Not everyone wants guests to see the cooking: Enclosed kitchens are coming back.
During a New Year’s Eve dinner party several years ago, fun and laughter quickly turned to anguish for Jennifer McAllister Nevins. The pipes in her kitchen were suddenly blocked. And because she lived in a TriBeCa apartment with an open kitchen, all the guests got to witness each chaotic moment as the sink backed up.
It’s no surprise that Ms. McAllister-Nevins who loves to entertain, now lives in a different TriBeCa loft, one with an enclosed kitchen.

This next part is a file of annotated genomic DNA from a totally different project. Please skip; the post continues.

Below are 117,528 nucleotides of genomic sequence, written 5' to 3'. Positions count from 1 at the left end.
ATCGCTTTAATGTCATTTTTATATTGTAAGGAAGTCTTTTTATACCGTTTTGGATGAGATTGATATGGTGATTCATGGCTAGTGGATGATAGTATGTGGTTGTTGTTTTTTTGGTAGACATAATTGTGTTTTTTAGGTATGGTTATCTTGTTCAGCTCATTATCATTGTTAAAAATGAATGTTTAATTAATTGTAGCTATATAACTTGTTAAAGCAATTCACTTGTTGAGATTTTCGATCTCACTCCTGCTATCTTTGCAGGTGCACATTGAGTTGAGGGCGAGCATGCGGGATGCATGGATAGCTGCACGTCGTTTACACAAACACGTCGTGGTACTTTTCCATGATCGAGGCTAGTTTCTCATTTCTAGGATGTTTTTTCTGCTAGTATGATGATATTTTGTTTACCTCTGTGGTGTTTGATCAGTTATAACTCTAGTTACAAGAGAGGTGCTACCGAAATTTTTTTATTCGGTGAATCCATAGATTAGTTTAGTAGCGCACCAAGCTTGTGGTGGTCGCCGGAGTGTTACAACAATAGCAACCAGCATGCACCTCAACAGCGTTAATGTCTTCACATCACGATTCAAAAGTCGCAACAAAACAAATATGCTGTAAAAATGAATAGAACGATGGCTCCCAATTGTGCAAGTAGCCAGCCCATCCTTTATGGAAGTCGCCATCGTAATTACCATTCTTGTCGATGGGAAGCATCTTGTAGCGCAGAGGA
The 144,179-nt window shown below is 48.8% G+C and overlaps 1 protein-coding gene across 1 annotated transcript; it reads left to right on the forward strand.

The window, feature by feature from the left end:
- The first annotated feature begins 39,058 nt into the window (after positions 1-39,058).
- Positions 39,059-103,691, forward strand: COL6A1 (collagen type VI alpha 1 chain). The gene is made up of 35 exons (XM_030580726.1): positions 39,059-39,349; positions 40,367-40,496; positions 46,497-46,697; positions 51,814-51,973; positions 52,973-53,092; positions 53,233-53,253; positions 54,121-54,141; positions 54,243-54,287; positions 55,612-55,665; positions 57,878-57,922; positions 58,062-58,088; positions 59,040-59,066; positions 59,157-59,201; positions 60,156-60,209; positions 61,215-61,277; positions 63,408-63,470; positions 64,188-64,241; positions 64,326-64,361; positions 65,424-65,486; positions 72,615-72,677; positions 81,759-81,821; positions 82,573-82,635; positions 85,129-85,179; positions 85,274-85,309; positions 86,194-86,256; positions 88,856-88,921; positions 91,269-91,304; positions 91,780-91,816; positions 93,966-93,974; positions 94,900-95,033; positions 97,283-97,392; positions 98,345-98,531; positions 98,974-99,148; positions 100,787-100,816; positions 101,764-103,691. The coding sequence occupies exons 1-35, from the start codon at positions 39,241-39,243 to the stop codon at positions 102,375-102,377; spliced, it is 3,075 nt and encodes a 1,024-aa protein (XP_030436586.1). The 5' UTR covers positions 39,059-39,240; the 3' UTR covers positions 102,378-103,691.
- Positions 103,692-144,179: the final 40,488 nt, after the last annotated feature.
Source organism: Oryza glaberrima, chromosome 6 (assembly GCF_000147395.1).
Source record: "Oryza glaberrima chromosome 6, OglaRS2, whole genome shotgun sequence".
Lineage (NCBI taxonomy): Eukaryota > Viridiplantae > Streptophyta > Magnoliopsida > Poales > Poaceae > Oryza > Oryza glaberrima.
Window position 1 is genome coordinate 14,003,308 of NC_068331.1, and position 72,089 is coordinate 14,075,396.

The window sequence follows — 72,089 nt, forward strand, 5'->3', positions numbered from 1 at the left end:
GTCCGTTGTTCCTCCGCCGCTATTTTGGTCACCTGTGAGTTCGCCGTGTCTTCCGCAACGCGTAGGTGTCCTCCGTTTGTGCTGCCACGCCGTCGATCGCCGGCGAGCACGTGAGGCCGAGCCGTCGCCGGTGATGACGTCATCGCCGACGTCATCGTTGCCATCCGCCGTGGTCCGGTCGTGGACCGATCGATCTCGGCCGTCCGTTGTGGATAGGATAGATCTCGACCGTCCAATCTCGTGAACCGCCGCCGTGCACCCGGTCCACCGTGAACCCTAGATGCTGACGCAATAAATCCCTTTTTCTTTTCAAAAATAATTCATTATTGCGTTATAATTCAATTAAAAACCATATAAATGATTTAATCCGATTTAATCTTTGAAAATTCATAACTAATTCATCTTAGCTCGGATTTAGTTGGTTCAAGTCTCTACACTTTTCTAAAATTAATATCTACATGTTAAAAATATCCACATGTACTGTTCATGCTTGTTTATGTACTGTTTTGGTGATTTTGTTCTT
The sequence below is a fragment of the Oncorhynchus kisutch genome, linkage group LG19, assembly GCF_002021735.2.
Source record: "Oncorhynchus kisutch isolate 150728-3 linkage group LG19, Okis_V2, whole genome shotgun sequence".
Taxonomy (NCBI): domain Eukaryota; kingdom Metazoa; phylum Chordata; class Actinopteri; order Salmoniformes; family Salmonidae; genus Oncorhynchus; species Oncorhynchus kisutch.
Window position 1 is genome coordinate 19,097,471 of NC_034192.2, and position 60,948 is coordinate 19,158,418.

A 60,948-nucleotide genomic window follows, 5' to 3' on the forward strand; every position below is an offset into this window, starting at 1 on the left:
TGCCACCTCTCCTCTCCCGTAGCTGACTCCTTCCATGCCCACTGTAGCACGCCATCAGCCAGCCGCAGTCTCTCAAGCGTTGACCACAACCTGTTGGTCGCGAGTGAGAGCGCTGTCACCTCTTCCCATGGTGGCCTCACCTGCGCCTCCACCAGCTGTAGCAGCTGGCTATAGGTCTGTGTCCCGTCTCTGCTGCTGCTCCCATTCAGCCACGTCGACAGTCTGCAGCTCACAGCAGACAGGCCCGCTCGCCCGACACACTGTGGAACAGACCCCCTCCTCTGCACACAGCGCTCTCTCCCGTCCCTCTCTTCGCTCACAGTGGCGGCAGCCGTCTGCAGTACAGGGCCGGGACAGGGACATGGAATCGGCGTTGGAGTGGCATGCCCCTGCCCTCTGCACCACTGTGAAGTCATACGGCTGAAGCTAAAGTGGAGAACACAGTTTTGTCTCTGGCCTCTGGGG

Closed kitchens also work well for those who entertain a lot and hire caterers and private chefs. “You don’t want your dinner party guests to walk through the kitchen and see what’s being served,” said Phillip Mendlow, a senior vice president of Bluerock Real Estate, which developed the Charles, a 27-unit condominium on the Upper East Side where all apartments come with closed kitchens.